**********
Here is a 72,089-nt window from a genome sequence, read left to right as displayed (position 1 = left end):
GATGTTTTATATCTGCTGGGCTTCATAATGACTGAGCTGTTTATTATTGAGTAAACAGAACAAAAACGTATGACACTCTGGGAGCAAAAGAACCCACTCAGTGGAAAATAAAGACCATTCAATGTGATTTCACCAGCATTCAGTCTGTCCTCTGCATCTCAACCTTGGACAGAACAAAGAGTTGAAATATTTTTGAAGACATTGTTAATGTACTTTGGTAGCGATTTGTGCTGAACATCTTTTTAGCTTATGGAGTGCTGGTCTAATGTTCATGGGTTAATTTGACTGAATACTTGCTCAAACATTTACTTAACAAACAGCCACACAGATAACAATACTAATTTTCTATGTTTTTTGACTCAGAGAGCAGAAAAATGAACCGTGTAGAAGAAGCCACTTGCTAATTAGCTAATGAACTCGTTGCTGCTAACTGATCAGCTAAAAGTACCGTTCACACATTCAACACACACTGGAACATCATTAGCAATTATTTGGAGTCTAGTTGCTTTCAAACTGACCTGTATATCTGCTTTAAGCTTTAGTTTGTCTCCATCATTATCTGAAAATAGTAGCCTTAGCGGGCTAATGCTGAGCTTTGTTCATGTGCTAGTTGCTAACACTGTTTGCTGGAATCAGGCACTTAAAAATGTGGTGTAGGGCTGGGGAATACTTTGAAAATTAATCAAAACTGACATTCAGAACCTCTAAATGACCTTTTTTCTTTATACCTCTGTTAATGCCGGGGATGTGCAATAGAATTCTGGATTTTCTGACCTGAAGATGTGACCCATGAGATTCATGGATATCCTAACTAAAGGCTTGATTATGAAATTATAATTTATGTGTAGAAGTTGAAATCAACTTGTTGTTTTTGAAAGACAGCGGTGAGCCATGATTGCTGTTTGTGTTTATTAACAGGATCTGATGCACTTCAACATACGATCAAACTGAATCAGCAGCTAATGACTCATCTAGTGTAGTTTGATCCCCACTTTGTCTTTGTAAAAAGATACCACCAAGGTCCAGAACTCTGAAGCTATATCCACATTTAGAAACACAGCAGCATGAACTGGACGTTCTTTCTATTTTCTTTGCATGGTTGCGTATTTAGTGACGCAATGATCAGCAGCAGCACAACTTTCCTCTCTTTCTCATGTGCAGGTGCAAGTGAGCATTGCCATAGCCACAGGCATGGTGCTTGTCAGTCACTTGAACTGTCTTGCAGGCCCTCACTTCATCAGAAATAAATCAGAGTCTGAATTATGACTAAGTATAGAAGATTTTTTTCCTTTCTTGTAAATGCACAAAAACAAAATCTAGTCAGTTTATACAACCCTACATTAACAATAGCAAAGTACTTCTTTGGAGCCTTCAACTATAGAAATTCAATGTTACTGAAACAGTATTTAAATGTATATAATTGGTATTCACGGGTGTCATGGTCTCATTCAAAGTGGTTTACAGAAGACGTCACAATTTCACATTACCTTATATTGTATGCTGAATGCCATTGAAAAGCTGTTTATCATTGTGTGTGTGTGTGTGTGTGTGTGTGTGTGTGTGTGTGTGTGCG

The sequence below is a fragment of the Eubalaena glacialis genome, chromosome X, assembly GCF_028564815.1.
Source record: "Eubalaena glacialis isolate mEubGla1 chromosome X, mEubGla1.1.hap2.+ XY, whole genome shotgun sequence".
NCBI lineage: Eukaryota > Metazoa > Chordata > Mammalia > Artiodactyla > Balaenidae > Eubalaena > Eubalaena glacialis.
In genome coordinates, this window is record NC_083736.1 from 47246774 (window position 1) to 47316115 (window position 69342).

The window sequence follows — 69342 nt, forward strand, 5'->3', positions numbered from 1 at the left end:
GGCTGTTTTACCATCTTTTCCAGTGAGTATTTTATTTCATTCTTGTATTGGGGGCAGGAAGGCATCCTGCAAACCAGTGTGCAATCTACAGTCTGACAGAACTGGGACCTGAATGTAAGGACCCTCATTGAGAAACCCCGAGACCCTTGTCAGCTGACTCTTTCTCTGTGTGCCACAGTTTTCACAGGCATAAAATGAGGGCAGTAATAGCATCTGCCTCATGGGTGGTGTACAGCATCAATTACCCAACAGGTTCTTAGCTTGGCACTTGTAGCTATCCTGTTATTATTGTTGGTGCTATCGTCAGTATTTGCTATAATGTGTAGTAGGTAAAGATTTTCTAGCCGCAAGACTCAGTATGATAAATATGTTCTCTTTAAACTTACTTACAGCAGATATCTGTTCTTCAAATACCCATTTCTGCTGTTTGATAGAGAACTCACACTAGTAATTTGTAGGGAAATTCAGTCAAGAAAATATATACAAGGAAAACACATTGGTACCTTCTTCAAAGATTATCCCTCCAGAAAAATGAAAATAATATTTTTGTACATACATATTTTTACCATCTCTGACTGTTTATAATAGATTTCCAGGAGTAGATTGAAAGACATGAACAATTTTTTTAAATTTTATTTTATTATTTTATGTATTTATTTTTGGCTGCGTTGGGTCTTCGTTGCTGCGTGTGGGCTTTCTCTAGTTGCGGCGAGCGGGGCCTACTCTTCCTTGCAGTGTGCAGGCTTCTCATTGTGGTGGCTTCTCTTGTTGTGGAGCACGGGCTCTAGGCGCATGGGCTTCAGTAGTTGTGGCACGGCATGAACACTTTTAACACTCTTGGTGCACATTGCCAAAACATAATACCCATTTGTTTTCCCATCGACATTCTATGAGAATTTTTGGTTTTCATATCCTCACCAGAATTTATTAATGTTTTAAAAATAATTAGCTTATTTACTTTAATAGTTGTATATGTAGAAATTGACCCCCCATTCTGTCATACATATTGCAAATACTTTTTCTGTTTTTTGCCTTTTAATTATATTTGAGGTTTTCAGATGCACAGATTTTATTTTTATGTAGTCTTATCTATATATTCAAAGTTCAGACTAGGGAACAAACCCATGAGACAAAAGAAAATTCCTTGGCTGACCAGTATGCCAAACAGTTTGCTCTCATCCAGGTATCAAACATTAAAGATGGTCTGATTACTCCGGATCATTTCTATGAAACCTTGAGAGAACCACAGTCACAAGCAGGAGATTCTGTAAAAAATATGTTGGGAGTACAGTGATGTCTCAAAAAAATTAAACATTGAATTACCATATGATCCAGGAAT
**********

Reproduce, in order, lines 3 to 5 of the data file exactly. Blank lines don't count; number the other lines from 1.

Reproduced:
The sequence below is a fragment of the Eubalaena glacialis genome, chromosome X, assembly GCF_028564815.1.
Source record: "Eubalaena glacialis isolate mEubGla1 chromosome X, mEubGla1.1.hap2.+ XY, whole genome shotgun sequence".
NCBI lineage: Eukaryota > Metazoa > Chordata > Mammalia > Artiodactyla > Balaenidae > Eubalaena > Eubalaena glacialis.